A valuable collection of some of the most avant-garde clarinet work.
“F. Gerard Errante, New Music for Clarinet – Another Look” = WILLIAM O. SMITH: Solo for Clarinet with Delay System; Asana; VLADIMIR USSACHEVSKY: Four Studies for Clarinet and EVI; ADOLPHUS HAILSTORK: A Simple Caprice; DANA WILSON: Piece for Clarinet “alone”; F. GERARD ERRANTE: Souvenirs de Nice; SYDNEY HODKINSON: The Dissolution of the Serial – F. Gerard Errante, clar./Lee Jordan-Anders, p./William Albright, p./ Nyle Steiner, EVI – Ravello RR7941, 60:25 (8/12/16) [Distr. by Naxos] ****:
The booklet notes to this very unusual collection begin by reminding us (reminding me!) of the 1976 book, “New Sounds for Woodwinds” by Bruno Bartolozzi; which I own (somewhere) and haven’t even thought about for over forty years. Similarly, these works are all, in their own way, landmark compositions in the style that was the “latest thing” in the 1960s and ‘70s. The style of clarinet playing in which F. Gerard Errante was/is an absolute master depends heavily on the player’s ability to perform a vast array of extended techniques such as multiphonics, pitch bending, quarter tones, and a command of the extreme altissimo register. Errante was one of the first and one of the best who could do such things along with composer/performer William O. Smith and Philip Rehfeldt, to name but a few.
I have played some (not many) of the pieces that require such techniques and can vouch for the extreme difficulty of playing in this way; especially controlling multiphonics. Therefore, having heard F. Gerard Errante before, I remain in awe of his unique abilities. Most of the works written by the most avant-garde composers of the late ‘60s and early ‘70s were writing music to either invoke some very “electronic” sounding effects or to experiment with the blending of acoustic instruments into an electronic soundscape (like all those works for instruments “with prerecorded tape”) In some cases the blending is so smooth as to be hard to distinguish a ‘normal’ clarinet from the synthesizer generated sounds it is playing against and so forth. We also saw a lot of strange experimentation with creating instruments which were sort of a hybrid between the acoustic and the electronic – like Nyle Steiner’s “Electronic Valve Instrument” (EVI), heard in the Ussachevsky piece.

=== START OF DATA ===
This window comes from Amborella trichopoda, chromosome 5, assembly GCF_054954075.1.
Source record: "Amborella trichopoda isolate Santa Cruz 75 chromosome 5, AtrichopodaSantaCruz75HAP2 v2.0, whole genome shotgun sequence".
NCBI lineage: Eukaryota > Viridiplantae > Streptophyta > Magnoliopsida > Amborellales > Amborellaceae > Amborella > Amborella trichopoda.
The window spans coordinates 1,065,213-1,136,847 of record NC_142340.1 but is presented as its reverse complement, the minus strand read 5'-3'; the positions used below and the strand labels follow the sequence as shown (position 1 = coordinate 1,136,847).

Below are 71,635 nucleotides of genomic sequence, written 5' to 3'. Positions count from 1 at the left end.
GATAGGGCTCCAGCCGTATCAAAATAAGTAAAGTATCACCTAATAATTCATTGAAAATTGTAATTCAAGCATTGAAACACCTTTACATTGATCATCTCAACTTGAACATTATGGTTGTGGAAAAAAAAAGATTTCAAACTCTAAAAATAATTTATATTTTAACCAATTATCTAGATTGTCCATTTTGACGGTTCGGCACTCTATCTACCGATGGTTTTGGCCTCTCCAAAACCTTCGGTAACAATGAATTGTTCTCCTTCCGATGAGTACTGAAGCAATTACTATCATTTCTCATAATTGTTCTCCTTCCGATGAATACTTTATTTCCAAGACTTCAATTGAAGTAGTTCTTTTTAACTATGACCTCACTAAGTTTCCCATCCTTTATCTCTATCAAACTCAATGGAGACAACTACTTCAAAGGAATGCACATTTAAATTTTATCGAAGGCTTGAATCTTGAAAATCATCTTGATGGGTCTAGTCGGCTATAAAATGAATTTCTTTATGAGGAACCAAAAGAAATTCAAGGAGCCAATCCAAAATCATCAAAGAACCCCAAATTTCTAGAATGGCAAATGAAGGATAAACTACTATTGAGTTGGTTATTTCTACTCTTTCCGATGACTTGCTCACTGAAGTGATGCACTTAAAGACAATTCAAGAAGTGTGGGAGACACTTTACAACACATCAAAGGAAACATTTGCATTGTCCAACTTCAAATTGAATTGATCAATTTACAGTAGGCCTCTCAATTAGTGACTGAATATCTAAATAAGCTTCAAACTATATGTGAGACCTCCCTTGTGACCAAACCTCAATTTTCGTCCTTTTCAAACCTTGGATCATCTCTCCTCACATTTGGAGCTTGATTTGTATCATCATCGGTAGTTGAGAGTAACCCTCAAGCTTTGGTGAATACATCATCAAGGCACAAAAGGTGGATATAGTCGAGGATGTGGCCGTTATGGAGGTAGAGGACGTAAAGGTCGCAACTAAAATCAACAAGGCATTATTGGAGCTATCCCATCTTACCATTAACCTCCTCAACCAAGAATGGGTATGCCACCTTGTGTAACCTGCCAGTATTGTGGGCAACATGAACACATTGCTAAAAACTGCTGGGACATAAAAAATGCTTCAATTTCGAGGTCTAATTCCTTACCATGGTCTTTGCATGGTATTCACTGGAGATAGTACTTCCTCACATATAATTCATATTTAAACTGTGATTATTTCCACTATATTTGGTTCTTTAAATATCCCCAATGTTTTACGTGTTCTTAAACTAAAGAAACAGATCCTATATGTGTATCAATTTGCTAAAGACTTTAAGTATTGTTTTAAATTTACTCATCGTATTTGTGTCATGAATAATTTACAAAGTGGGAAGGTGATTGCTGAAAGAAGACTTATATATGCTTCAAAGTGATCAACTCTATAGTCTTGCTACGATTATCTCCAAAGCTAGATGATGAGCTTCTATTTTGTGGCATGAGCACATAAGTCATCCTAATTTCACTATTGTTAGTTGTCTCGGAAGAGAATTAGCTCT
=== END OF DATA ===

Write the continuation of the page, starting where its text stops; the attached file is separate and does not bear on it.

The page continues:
The other thing to realize about most pieces requiring extended techniques and the extreme difficulties it sometimes represented is that, frankly, a lot of those works could only be played by the Errantes and Rehfeldts out there and works and got little to no repeat performances in other venues. This collection does include two works for the more traditional combination of clarinet and piano; those by Adolphus Hailstork, whose work I admire greatly, and Sydney Hodkinson, in which the pianist must do some pretty unusual and creative things himself.
The recordings here are archive recordings, re-released from tape originals by Errante as “another look” at these specific works which he feels are still valid and hold possibilities for today’s younger, talented performers. Of the works here, I do like those by Hailstork, William O. Smith and Gerard’s own Souvenirs de Nice. This album is a real niche offering for clarinetists who may already be familiar with the fairly wild early to mid 1970s avant-garde scene and can appreciate the very unique abilities of players like F. Gerard Errante. Just like the orchestral music of that same time, I fear that – for the uninitiated listener – these are a potentially tough listen. I like this collection and I’ve always admired Errante and Phil Rehfeldt but I think it helps if you were “there.”
I’m going to now go look for my Bartolozzi book.